On his way to work, Frank meets Eileen on the street and gives her a box of candy. She reminds him of their dinner date and imagines herself A LITTLE BIT IN LOVE. Back at the apartment, Wreck and Helen have convinced the girls to let Wreck live in their kitchen during Helen’s mother’s visit. Wreck, in the garden of the apartment, brags to the delivery boys about his college career as a football hero (PASS THE FOOTBALL).

Eileen has invited three men, including Robert from the Manhatter, to dinner at the apartment. Everyone tries to ease the tension created by not having anything to discuss (CONVERSATION PIECE). After Robert tells Ruth she has talent, but she must stop writing about situations she hasn’t experienced, a stormy argument ensues and she leaves. Baker yearns for a long lasting relationship with someone quiet and gentle (A QUIET GIRL). Chick Clark, a newspaperman and admirer of Eileen’s, desires to be alone with her and sends Ruth to Brooklyn on a phony assignment. At the Naval Yard, Ruth attempts to interview a group of Brazilian cadets, but they are more interested in the Conga. Every time she asks their opinion they break into a wild CONGA and force her to join in. The men Conga Ruth all the way back to her apartment. The wild party that follows is raided by the police, who arrest Eileen as part of a prostitution ring.

At the Christopher Street Police Station, Eileen has become the darling of the force (MY DARLIN’ EILEEN). She is visited by Ruth, who marches around with an electric “Village Vortex” sign across her chest drumming up business (SWING!). Ruth takes Baker’s advice and writes about something she has experienced, namely the Brazilian Admirals and her sister’s arrest. Baker argues with his editor who refuses to publish it and gets fired. When he bails Eileen out of prison, he tries to convince her that this event was a matter of principle but she tells him he’s upset because he loves Ruth (IT’S LOVE). Eileen arrives back at the apartment, followed by Chick Clark whose editor wants to offer Ruth a job, and Speedy Valenti, who offers Eileen a singing job at his club.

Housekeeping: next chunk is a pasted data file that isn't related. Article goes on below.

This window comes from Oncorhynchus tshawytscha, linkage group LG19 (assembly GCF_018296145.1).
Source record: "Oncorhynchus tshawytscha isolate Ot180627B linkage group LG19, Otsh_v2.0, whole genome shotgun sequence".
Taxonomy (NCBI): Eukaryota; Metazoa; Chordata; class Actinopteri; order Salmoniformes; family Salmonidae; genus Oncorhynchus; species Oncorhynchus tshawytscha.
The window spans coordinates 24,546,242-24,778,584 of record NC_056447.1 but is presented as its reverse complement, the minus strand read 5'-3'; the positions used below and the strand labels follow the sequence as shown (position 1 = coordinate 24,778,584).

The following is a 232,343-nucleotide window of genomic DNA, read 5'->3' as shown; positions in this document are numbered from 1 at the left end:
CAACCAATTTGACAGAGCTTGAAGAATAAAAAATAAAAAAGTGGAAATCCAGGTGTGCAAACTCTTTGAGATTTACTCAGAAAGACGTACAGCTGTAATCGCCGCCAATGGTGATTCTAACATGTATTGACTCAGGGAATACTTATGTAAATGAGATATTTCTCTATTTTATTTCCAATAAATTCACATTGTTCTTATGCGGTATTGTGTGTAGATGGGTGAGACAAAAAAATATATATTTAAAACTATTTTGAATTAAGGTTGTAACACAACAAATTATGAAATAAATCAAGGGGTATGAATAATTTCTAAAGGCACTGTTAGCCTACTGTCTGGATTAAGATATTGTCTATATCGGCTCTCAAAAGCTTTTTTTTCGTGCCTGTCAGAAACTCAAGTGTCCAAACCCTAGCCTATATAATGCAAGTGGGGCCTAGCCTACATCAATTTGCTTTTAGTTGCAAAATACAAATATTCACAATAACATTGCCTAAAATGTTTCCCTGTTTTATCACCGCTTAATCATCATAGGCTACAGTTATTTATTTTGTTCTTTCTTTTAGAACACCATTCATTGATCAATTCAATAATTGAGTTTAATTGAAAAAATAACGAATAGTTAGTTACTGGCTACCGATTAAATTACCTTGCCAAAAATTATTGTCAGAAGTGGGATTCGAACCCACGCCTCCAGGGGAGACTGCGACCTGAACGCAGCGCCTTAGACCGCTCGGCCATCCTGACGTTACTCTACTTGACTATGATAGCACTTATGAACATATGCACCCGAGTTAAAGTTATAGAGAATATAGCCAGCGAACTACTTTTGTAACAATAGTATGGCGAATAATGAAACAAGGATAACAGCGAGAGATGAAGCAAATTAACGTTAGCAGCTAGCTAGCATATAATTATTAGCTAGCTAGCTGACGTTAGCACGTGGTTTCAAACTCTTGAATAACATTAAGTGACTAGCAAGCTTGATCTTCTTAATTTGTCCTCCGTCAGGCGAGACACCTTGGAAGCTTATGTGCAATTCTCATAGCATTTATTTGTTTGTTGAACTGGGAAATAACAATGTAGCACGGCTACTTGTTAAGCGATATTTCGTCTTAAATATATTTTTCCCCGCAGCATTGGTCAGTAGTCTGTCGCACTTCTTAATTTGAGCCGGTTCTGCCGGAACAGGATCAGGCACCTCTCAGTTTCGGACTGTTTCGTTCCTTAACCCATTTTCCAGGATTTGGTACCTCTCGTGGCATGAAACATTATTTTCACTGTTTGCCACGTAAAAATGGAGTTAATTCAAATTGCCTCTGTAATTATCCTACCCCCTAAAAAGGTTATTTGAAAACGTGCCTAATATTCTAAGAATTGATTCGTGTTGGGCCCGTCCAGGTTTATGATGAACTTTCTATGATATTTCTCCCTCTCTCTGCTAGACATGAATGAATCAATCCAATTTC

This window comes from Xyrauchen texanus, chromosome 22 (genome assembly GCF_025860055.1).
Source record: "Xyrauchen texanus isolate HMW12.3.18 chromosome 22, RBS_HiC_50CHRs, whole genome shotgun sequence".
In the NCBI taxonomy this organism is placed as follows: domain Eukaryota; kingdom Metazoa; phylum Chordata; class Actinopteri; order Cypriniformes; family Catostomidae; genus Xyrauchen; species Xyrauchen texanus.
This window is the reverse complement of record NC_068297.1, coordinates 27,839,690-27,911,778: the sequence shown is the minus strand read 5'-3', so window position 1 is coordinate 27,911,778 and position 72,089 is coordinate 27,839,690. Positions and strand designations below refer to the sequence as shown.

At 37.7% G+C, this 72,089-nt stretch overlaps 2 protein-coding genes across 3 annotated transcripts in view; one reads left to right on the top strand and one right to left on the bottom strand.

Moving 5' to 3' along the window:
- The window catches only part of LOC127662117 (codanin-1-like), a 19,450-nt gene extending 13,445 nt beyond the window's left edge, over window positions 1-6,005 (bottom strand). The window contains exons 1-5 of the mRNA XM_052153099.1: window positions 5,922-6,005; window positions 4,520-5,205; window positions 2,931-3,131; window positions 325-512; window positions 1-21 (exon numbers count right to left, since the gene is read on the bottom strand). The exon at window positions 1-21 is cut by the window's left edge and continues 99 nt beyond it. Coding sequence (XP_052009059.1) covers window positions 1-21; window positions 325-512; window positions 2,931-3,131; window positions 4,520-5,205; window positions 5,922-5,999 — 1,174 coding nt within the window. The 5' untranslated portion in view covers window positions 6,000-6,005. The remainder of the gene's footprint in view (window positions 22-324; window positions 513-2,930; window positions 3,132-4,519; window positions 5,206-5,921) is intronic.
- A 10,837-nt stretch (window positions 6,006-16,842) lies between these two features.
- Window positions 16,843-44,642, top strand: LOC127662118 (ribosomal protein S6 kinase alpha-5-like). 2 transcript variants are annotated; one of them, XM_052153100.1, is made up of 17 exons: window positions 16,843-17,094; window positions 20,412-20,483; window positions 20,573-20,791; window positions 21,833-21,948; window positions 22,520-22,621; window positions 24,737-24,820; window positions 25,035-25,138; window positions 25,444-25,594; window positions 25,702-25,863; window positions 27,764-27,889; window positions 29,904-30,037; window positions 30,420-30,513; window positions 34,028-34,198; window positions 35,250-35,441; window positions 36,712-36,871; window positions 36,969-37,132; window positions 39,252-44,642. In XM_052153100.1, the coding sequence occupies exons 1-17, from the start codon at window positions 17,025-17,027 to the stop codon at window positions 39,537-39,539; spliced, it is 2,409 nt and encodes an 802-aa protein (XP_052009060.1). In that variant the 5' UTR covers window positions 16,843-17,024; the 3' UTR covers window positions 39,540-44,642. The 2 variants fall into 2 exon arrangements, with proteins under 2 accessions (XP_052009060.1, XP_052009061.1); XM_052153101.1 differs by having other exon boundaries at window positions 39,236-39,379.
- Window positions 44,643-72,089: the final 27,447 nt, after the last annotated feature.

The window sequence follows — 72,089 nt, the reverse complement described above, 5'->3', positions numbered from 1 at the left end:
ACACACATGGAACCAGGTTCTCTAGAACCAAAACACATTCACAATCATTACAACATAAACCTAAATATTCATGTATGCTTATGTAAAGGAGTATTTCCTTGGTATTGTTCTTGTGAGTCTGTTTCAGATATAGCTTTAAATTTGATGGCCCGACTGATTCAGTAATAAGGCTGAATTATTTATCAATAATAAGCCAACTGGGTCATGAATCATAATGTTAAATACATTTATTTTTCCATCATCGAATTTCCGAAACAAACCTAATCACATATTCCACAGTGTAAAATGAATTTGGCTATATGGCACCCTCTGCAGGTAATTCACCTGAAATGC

At the VILLAGE VORTEX, Speedy Valenti’s offers Eileen is offered a cabaret spot in the nightclub’s act and this ends up being a resounding success (WRONG NOTE RAG). Robert admits he loves Ruth and things turn out just fine for everyone(FINALE).

Mini Gallery

Wonderful Town Wonderful Town Wonderful Town

Purchases from Amazon.com

From left to right above: 1. Wonderful Town Original Broadway Cast CD. 2. Wonderful Town First Complete Recording – 1998 Studio Cast CD. 3. Wonderful Town 2003 Broadway Revival Cast CD. 4. The New York Musicals of Betty Comden and Adpolh Green – includes Wonderful Town. 5. Wonderful Town – Vocal Selections.


Classic Movies and Musical Theatre
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Classic Movies and Musical Theatre by genessa